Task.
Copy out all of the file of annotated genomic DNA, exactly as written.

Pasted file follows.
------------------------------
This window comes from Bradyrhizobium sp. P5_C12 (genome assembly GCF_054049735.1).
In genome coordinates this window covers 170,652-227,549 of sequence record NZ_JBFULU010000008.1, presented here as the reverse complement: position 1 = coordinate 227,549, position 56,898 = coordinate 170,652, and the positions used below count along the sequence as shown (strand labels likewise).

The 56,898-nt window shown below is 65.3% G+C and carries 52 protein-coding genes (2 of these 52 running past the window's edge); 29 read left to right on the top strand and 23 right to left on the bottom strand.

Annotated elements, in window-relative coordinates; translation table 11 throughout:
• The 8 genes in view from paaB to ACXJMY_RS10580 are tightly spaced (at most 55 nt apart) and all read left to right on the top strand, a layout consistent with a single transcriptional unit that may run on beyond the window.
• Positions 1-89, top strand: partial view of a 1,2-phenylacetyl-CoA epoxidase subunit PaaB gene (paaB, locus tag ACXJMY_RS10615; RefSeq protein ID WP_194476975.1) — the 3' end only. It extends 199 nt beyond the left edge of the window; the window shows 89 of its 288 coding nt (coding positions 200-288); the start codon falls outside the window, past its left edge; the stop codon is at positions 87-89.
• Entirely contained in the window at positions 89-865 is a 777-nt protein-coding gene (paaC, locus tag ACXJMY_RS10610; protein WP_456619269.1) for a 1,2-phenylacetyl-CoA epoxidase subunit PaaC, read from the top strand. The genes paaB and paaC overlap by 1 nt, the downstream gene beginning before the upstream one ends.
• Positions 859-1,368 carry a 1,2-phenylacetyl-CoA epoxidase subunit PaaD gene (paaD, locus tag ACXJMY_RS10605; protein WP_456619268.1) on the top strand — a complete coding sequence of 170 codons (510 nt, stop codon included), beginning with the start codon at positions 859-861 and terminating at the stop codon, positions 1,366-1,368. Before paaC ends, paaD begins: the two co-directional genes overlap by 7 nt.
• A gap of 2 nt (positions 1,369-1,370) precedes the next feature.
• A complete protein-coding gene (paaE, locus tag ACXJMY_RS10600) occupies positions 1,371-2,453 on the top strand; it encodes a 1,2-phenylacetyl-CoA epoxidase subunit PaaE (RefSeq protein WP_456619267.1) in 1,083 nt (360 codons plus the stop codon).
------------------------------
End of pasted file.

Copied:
This window comes from Bradyrhizobium sp. P5_C12 (genome assembly GCF_054049735.1).
In genome coordinates this window covers 170,652-227,549 of sequence record NZ_JBFULU010000008.1, presented here as the reverse complement: position 1 = coordinate 227,549, position 56,898 = coordinate 170,652, and the positions used below count along the sequence as shown (strand labels likewise).

The 56,898-nt window shown below is 65.3% G+C and carries 52 protein-coding genes (2 of these 52 running past the window's edge); 29 read left to right on the top strand and 23 right to left on the bottom strand.

Annotated elements, in window-relative coordinates; translation table 11 throughout:
• The 8 genes in view from paaB to ACXJMY_RS10580 are tightly spaced (at most 55 nt apart) and all read left to right on the top strand, a layout consistent with a single transcriptional unit that may run on beyond the window.
• Positions 1-89, top strand: partial view of a 1,2-phenylacetyl-CoA epoxidase subunit PaaB gene (paaB, locus tag ACXJMY_RS10615; RefSeq protein ID WP_194476975.1) — the 3' end only. It extends 199 nt beyond the left edge of the window; the window shows 89 of its 288 coding nt (coding positions 200-288); the start codon falls outside the window, past its left edge; the stop codon is at positions 87-89.
• Entirely contained in the window at positions 89-865 is a 777-nt protein-coding gene (paaC, locus tag ACXJMY_RS10610; protein WP_456619269.1) for a 1,2-phenylacetyl-CoA epoxidase subunit PaaC, read from the top strand. The genes paaB and paaC overlap by 1 nt, the downstream gene beginning before the upstream one ends.
• Positions 859-1,368 carry a 1,2-phenylacetyl-CoA epoxidase subunit PaaD gene (paaD, locus tag ACXJMY_RS10605; protein WP_456619268.1) on the top strand — a complete coding sequence of 170 codons (510 nt, stop codon included), beginning with the start codon at positions 859-861 and terminating at the stop codon, positions 1,366-1,368. Before paaC ends, paaD begins: the two co-directional genes overlap by 7 nt.
• A gap of 2 nt (positions 1,369-1,370) precedes the next feature.
• A complete protein-coding gene (paaE, locus tag ACXJMY_RS10600) occupies positions 1,371-2,453 on the top strand; it encodes a 1,2-phenylacetyl-CoA epoxidase subunit PaaE (RefSeq protein WP_456619267.1) in 1,083 nt (360 codons plus the stop codon).